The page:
In all honesty, one of my reasons for home education is my belief that the local school is substandard. It certainly isn't my only reason - but I would truly hate to send my child there. There really isn't any point in spending a half an hour bashing the schools or boards though. I have simply said I feel that the local school does have an issue with literacy and that this is too important to me to leave to chance. If your child has had a bad experience, it is fair enough to mention it - but I would suggest sticking to the facts and covering it as quickly as possible without name calling or casting too much blame on any individual. But I also feel you should be able to mention some positive reasons for home education rather than just saying it because the local school is rubbish.

Common Sense:
The school board isn't really there to inspect your home and it should be safe for children anyway. There should be no obvious health and safety hazards. But rather obviously, some effort should be made at creating good impression. The child's study area at least should be reasonably tidy. If this is just the kitchen table - you won't want it covered in ash and overfull ashtrays. The children should be up, dressed and reasonably clean and presentable. I'll admit I've let them stay in nice footed PJ's all day on cold and miserable days in the winter - but not when the board is visiting.  I would put pets such as dogs outdoors or in another room and if you have frequent visitors ask them to avoid calling at that time.

I wouldn't worry about things like a crying baby, a toddler who has just dumped the toy box etc.. these are normal and to be expected. On one occasion a child had recently wrecked the border in the living room and it looked quite tatty. I wasn't happy about it, but it wasn't mentioned, nor was the chipped paint in the study room. This is not an issue for the quality of education. We are not expected to live in a mansion. The paint in my hall is always chipped from bicycles being kept there. That is just the way it is.

Ask questions:
If you have any concerns about the visit, just ask. The lady who visits us now is a qualified teacher as well, so I see this as an opportunity to get a second opinion on anything that might be troubling me. I do not think they expect us to be perfect so asking if a child is on track for a certain subject is not going to do any harm, and they may have some excellent advise to help if there is an issue. The gentleman from the board who came on our first visit recommended we try some pencil grips and they worked wonders. On the last visit, the lady who came out simply reassured us that my youngest sons switching from hand to hand for writing and colouring is still normal, and advised us to ignore it at this time and let him work out for himself which hand to use. If they do express concerns in a certain area - I would ask what I could do to improve this.

Saturday, 22 June 2013

Insect related educational toys and unit study ideas


This is really just a simple net structure with a coupon to order live caterpillars - which will cost an extra £2.95, but it is fun and it allows children to witness metamorphosis first hand. We currently have 4 cocoons. We used a live plant inside this as well as the supplied foods and the caterpillars really seemed to enjoy it.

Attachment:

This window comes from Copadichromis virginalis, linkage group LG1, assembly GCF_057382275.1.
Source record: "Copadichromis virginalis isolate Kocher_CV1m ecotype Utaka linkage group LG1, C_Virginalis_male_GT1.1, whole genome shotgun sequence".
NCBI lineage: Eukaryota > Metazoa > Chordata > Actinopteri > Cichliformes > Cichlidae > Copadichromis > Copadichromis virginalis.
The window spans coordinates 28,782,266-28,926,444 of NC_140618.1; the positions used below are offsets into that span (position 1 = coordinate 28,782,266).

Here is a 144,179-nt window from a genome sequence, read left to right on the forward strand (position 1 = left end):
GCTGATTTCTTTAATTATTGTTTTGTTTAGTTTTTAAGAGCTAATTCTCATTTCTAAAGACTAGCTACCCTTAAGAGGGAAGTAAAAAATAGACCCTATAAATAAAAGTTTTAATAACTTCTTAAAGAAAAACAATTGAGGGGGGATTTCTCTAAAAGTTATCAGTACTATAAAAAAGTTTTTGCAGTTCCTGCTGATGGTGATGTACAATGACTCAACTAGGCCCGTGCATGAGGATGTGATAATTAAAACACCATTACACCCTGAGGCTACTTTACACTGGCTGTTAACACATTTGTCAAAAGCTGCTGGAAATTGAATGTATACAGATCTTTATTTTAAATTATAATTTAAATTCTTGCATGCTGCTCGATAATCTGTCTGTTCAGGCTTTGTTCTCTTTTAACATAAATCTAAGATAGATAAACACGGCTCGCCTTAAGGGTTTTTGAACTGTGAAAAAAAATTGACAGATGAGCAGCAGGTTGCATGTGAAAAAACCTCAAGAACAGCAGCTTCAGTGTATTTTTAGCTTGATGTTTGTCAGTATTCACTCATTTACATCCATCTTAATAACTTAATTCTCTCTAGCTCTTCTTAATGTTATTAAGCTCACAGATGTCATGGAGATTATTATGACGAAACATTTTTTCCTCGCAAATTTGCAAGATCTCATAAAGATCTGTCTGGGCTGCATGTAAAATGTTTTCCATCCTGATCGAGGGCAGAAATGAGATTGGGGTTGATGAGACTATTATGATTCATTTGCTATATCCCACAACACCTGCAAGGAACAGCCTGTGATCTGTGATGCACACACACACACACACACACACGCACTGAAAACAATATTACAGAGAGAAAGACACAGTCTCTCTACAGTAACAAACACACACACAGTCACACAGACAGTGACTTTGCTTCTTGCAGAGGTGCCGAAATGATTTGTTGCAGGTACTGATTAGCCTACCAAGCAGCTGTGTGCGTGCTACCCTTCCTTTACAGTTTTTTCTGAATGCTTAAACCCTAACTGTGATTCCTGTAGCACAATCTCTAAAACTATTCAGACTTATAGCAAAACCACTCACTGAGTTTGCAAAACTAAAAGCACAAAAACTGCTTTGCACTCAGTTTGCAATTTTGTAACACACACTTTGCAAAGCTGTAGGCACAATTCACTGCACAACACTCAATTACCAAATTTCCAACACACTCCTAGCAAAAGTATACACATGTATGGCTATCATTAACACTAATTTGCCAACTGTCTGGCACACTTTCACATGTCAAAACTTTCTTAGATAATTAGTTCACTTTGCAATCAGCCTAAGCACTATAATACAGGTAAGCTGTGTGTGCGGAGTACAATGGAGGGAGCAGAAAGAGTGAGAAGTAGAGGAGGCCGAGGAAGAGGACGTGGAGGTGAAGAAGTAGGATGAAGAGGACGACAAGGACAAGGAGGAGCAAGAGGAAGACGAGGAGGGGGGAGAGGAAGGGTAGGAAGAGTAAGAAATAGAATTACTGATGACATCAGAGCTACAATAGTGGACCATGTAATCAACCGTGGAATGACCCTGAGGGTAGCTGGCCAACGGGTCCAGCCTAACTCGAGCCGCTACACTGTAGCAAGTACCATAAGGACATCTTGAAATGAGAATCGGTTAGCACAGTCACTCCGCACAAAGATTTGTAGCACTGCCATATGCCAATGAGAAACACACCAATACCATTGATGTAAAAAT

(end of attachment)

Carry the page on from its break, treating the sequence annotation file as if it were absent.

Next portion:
My son is fascinated with tunnels for some reason. At one point he asked for a hamster. I asked him if he really wanted a hamster - and all the work that entails or he just liked the cages with connecting tunnels. Turns out it was the tunnels. So when I saw this, I knew he would like it - and ants should be a lot more low maintenance than a hamster. The worker ant only lives about 5 months, so unless by some chance a female worker breeds ( very are and since I don't think we have a male even less likely), or we find a pupa which hatches into a queen, or perhaps buy one, the colony will die out in the fall. This might be just as well as I don't know if the cold above ground would kill them even though they are indoors.


2 red tinted pods
2 clear pods
a length of red tubing which is meant to be cut into 4 bits
6 legs - or support pieces
1 clear canister, very much like the old film containers which is called an ant catcher
1 red food canister
cotton wool
12 O rings
2 plugs
tweezers ( although I'm not sure why, you'd crush and ant if you picked it up with these)
A pippette for dripping water through the ventilation holes, or directly into the pod for planted pods.


Ants - you can catch your own or order online either from Interplay, the company that makes this set, or another source like. Interplay charges £5.95 including postage for 45- 50 ants. This group will not include a queen, nor does it appear to contain larvae or pupa. Interplay only sells the harmless, common black ant. Alternatively you can choose from a wide range of packages from the Queen Ant Shop, many of which contain queens, eggs etc with prices starting at £4.99 and free shipping. This business not only does the common ant, they have a few imported varieties, the native but more unusual yellow ant, and if you are not quite right in the head a few varieties of red stinging ants. I can't quite imagine putting these deliberately in my house, and the business makes very clear they are not suitable for children. I did to write to the fellow, who is very knowledgeable and happy to offer advice. I don't think he would even sell you the red ants if he knew they were for children, advising the common black as the most active, or the yellow if you want something a bit different.